Yesterday, at 10:58 AM:
I got a promotion! I was promoted – officially – to Mother. Though I’ve been responsible for my baby since December, yesterday my baby breathed her first air and it’s official.
Now, it is 4:15 AM on Friday. I am eating applesauce in our kitchen at home, on about three hours of sleep… which feels amazing. It’s not that I’m lacking a full overnight sleep; it’s like an afternoon nap. And I’m home.
I have not felt inclined to write much during my pregnancy. It was a good experience. She and I were healthy throughout, and there just wasn’t much to say about it except that I was immensely grateful.
But my birth story is the richest experience of my life to date.
I began my medical leave on Friday afternoon, August 12th. My due date was estimated to be the following Thursday, August 18th. I would have a baby Leo during the Olympics. How special. But an overwhelming amount of first-time mothers go past their due dates. I would be one of them. The fourth time that my doctors swept my membranes was the charm.
On Tuesday, instead of the usual various activities I did to try to induce labor at home, I was set on labor to begin like the near future appointment we had set. I ran a couple of errands. I ended the day with a pedicure, and indulged in the massage chair as I always do. But as the chair was pounding on my upper back and shoulders, I had a pretty decent contraction. I remembered pressure points toward my shoulders and quickly powered off the machine. It was the first time in a month that I really didn’t want to go into labor spontaneously. I was easily 40 minutes from the hospital and didn’t yet have the paint on my nails (color: “bubble bath”). I didn’t go into labor at 3 PM.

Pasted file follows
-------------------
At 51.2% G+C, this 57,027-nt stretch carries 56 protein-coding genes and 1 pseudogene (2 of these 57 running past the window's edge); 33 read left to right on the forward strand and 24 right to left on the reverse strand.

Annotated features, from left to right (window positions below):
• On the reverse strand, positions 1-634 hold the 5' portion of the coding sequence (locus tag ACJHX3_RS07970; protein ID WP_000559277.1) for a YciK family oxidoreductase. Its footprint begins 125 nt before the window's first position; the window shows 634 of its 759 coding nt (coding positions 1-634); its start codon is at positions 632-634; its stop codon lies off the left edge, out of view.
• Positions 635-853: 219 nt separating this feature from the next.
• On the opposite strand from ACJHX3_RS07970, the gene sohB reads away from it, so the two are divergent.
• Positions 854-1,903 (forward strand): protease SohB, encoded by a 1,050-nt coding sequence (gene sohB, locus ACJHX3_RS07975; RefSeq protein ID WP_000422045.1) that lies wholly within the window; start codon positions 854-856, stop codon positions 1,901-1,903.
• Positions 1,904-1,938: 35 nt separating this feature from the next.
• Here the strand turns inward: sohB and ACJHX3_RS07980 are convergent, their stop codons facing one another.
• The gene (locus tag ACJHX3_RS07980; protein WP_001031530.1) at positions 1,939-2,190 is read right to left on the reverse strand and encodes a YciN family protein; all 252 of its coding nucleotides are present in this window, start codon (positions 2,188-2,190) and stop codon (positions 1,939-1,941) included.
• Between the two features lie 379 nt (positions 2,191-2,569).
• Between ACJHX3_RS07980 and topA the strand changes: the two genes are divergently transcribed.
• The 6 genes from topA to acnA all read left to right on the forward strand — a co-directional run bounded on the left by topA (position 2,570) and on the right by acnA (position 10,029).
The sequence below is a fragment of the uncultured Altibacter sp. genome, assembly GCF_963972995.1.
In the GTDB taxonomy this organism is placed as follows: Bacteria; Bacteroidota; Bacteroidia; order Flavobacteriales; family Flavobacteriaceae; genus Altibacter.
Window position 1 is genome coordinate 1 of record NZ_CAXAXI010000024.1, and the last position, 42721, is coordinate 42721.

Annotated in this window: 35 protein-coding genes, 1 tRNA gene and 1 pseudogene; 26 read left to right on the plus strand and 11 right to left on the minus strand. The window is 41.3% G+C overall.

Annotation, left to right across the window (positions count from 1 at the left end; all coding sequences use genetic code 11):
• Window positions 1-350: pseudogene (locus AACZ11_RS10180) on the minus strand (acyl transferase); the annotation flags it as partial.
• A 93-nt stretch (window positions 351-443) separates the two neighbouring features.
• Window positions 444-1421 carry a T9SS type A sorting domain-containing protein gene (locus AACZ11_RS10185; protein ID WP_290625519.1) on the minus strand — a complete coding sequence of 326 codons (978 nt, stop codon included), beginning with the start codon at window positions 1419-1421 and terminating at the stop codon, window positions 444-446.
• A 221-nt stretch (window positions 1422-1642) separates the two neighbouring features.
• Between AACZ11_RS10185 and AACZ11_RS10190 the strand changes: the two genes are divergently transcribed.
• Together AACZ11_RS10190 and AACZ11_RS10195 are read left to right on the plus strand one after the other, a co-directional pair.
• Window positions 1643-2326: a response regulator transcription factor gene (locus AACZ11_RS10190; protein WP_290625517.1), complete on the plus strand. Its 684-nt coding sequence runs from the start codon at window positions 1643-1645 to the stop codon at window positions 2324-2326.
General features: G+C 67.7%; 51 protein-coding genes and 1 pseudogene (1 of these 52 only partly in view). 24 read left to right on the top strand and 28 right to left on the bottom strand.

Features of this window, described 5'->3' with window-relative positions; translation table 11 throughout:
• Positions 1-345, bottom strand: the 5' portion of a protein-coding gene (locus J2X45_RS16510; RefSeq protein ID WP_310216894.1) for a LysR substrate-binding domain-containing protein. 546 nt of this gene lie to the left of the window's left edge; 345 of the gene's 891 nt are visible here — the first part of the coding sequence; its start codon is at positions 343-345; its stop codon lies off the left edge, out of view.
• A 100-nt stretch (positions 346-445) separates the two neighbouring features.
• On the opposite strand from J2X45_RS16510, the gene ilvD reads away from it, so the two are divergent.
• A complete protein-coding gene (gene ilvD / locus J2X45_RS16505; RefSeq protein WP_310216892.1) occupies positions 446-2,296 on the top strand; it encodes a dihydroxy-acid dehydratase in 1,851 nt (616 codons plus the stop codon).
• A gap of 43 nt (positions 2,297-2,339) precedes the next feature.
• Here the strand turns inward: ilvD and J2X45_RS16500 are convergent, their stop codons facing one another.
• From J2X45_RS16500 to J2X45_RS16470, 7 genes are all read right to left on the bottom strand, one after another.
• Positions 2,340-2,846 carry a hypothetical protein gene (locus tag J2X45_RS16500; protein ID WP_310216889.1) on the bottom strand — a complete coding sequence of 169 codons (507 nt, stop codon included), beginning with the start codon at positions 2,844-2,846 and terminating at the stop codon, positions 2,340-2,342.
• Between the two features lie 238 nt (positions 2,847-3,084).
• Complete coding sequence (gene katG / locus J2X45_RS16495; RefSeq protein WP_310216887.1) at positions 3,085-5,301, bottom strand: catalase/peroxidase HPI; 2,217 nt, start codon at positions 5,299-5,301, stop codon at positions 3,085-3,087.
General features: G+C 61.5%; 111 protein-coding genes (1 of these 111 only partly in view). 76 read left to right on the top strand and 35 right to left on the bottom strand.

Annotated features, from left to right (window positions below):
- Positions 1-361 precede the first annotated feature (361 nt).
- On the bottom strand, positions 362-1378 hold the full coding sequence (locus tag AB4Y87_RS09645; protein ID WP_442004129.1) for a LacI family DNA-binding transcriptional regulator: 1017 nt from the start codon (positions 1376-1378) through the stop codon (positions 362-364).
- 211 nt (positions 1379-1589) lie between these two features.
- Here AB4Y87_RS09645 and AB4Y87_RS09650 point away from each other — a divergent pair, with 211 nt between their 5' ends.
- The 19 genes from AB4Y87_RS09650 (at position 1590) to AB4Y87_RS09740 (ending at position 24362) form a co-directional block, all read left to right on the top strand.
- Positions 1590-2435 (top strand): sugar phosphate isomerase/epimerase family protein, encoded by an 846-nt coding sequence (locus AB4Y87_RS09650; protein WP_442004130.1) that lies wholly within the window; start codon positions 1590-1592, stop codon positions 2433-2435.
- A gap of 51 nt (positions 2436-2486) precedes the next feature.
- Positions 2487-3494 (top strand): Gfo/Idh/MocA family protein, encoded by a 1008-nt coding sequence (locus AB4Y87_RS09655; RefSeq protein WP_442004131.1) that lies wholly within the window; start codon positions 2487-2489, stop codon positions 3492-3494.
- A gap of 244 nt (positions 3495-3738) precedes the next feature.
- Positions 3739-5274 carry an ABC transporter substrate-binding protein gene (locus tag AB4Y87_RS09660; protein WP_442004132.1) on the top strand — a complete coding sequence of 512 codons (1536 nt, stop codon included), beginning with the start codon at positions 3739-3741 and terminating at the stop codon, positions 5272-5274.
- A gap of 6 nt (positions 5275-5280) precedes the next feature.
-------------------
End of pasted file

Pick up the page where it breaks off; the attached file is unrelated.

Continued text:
It happened about three hours later, though.
At my last pre-natal appointment, Dr. Abbey swept my membranes. 28 hours before my scheduled Wednesday 8 PM induction. Ken and I had dinner. And then they started, four minutes apart, fairly strong, definitely regular. We reported the news to my doctor, who said to keep monitoring, and we checked in again an hour later. Contractions were still regular, and we agreed that I was going into labor. She asked if I was ready to go to the hospital. Yes!!!! My bag had been packed for a month; the nursery had been ready for four ; I was off of work and wanted to meet that baby. I ate a pb&j sandwich and took a quick shower, and then Ken and I were off to triage.
We were held in triage for the next six hours. At least three of the four rooms were occupied by women like me, all in early labor, waiting to be told whether we could stay (if progressing) or be sent home (if not progressing.)
Here’s what is key for this part of the story. I had told my doctor on the phone that I wanted to go to the hospital, but did not want to go if I would possibly be sent home. It was just too much travel given the pain I was in, and I didn’t want my water to break on the way back home… and get more difficult and rushed. She said: “Honey – I’m the boss.” The resident doctor would defer to her judgment… It was assuring.
So, two hours after my exam, my contractions were still as regular but I was not more than 4cm dilated; 90% effaced; and baby somewhat of still a little far position. But I wanted those contractions to be productive. I was breathing through some, fighting tense through others, listening to a hypnobirth on my headphones, and focusing on a photo on the wall of a baby skin-to-skin with a mother who looked radiantly beautiful. (I had seen that photo throughout my doctor visits and wondered if it was set up, because her hair looked salon professional in a natural, beach wavy kind of way.)